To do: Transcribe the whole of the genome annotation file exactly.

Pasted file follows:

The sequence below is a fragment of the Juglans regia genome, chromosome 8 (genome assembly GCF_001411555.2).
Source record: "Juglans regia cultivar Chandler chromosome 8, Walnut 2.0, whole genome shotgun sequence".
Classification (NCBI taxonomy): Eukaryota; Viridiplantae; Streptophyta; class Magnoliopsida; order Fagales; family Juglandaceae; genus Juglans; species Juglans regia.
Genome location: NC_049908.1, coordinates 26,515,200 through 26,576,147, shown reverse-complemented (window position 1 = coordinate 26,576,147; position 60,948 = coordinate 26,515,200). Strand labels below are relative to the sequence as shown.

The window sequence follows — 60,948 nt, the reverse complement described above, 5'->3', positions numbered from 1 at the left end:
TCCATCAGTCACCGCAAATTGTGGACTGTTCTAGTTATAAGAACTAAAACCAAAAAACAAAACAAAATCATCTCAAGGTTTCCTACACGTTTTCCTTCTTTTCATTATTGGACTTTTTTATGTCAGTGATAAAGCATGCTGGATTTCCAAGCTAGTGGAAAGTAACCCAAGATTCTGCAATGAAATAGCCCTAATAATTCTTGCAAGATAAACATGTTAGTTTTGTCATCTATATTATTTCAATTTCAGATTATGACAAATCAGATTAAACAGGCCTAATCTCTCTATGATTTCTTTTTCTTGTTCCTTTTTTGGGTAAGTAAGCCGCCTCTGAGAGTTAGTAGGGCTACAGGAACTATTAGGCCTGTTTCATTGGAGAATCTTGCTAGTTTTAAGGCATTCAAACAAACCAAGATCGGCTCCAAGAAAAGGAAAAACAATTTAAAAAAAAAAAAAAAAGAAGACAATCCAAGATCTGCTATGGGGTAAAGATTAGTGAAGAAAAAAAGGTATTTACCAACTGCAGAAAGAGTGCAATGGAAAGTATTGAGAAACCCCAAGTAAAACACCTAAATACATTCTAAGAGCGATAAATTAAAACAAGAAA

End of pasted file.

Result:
The sequence below is a fragment of the Juglans regia genome, chromosome 8 (genome assembly GCF_001411555.2).
Source record: "Juglans regia cultivar Chandler chromosome 8, Walnut 2.0, whole genome shotgun sequence".
Classification (NCBI taxonomy): Eukaryota; Viridiplantae; Streptophyta; class Magnoliopsida; order Fagales; family Juglandaceae; genus Juglans; species Juglans regia.
Genome location: NC_049908.1, coordinates 26,515,200 through 26,576,147, shown reverse-complemented (window position 1 = coordinate 26,576,147; position 60,948 = coordinate 26,515,200). Strand labels below are relative to the sequence as shown.

The window sequence follows — 60,948 nt, the reverse complement described above, 5'->3', positions numbered from 1 at the left end:
TCCATCAGTCACCGCAAATTGTGGACTGTTCTAGTTATAAGAACTAAAACCAAAAAACAAAACAAAATCATCTCAAGGTTTCCTACACGTTTTCCTTCTTTTCATTATTGGACTTTTTTATGTCAGTGATAAAGCATGCTGGATTTCCAAGCTAGTGGAAAGTAACCCAAGATTCTGCAATGAAATAGCCCTAATAATTCTTGCAAGATAAACATGTTAGTTTTGTCATCTATATTATTTCAATTTCAGATTATGACAAATCAGATTAAACAGGCCTAATCTCTCTATGATTTCTTTTTCTTGTTCCTTTTTTGGGTAAGTAAGCCGCCTCTGAGAGTTAGTAGGGCTACAGGAACTATTAGGCCTGTTTCATTGGAGAATCTTGCTAGTTTTAAGGCATTCAAACAAACCAAGATCGGCTCCAAGAAAAGGAAAAACAATTTAAAAAAAAAAAAAAAAGAAGACAATCCAAGATCTGCTATGGGGTAAAGATTAGTGAAGAAAAAAAGGTATTTACCAACTGCAGAAAGAGTGCAATGGAAAGTATTGAGAAACCCCAAGTAAAACACCTAAATACATTCTAAGAGCGATAAATTAAAACAAGAAA